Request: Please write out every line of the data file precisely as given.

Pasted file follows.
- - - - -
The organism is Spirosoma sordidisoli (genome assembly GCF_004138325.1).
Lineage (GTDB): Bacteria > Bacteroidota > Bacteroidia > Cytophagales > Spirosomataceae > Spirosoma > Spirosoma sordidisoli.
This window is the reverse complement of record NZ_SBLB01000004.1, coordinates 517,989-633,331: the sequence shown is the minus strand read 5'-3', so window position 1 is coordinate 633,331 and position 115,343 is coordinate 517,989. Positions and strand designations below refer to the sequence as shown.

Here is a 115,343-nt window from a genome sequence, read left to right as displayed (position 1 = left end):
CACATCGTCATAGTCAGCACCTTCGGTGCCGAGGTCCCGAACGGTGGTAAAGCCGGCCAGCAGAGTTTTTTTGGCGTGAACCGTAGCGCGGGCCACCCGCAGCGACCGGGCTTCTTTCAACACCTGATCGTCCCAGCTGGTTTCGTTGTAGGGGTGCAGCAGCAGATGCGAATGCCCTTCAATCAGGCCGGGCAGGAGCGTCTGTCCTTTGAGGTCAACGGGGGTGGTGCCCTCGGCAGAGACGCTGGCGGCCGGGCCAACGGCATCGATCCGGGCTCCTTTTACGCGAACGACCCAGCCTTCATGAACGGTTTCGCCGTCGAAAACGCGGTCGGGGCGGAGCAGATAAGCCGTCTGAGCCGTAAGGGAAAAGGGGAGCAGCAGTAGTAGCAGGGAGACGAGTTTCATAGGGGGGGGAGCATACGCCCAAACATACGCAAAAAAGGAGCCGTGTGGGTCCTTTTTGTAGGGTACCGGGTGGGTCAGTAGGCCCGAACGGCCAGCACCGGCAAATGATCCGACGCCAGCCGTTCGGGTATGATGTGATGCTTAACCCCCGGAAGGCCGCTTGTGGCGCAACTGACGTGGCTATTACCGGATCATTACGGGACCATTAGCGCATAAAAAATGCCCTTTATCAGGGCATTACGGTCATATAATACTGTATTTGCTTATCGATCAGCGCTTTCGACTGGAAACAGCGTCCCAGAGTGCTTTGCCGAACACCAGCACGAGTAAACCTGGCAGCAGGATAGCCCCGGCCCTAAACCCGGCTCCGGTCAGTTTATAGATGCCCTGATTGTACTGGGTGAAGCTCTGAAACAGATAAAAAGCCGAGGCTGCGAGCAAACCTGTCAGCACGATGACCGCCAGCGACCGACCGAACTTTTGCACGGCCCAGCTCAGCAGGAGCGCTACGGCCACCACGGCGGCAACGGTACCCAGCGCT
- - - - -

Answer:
The organism is Spirosoma sordidisoli (genome assembly GCF_004138325.1).
Lineage (GTDB): Bacteria > Bacteroidota > Bacteroidia > Cytophagales > Spirosomataceae > Spirosoma > Spirosoma sordidisoli.
This window is the reverse complement of record NZ_SBLB01000004.1, coordinates 517,989-633,331: the sequence shown is the minus strand read 5'-3', so window position 1 is coordinate 633,331 and position 115,343 is coordinate 517,989. Positions and strand designations below refer to the sequence as shown.

Here is a 115,343-nt window from a genome sequence, read left to right as displayed (position 1 = left end):
CACATCGTCATAGTCAGCACCTTCGGTGCCGAGGTCCCGAACGGTGGTAAAGCCGGCCAGCAGAGTTTTTTTGGCGTGAACCGTAGCGCGGGCCACCCGCAGCGACCGGGCTTCTTTCAACACCTGATCGTCCCAGCTGGTTTCGTTGTAGGGGTGCAGCAGCAGATGCGAATGCCCTTCAATCAGGCCGGGCAGGAGCGTCTGTCCTTTGAGGTCAACGGGGGTGGTGCCCTCGGCAGAGACGCTGGCGGCCGGGCCAACGGCATCGATCCGGGCTCCTTTTACGCGAACGACCCAGCCTTCATGAACGGTTTCGCCGTCGAAAACGCGGTCGGGGCGGAGCAGATAAGCCGTCTGAGCCGTAAGGGAAAAGGGGAGCAGCAGTAGTAGCAGGGAGACGAGTTTCATAGGGGGGGGAGCATACGCCCAAACATACGCAAAAAAGGAGCCGTGTGGGTCCTTTTTGTAGGGTACCGGGTGGGTCAGTAGGCCCGAACGGCCAGCACCGGCAAATGATCCGACGCCAGCCGTTCGGGTATGATGTGATGCTTAACCCCCGGAAGGCCGCTTGTGGCGCAACTGACGTGGCTATTACCGGATCATTACGGGACCATTAGCGCATAAAAAATGCCCTTTATCAGGGCATTACGGTCATATAATACTGTATTTGCTTATCGATCAGCGCTTTCGACTGGAAACAGCGTCCCAGAGTGCTTTGCCGAACACCAGCACGAGTAAACCTGGCAGCAGGATAGCCCCGGCCCTAAACCCGGCTCCGGTCAGTTTATAGATGCCCTGATTGTACTGGGTGAAGCTCTGAAACAGATAAAAAGCCGAGGCTGCGAGCAAACCTGTCAGCACGATGACCGCCAGCGACCGACCGAACTTTTGCACGGCCCAGCTCAGCAGGAGCGCTACGGCCACCACGGCGGCAACGGTACCCAGCGCT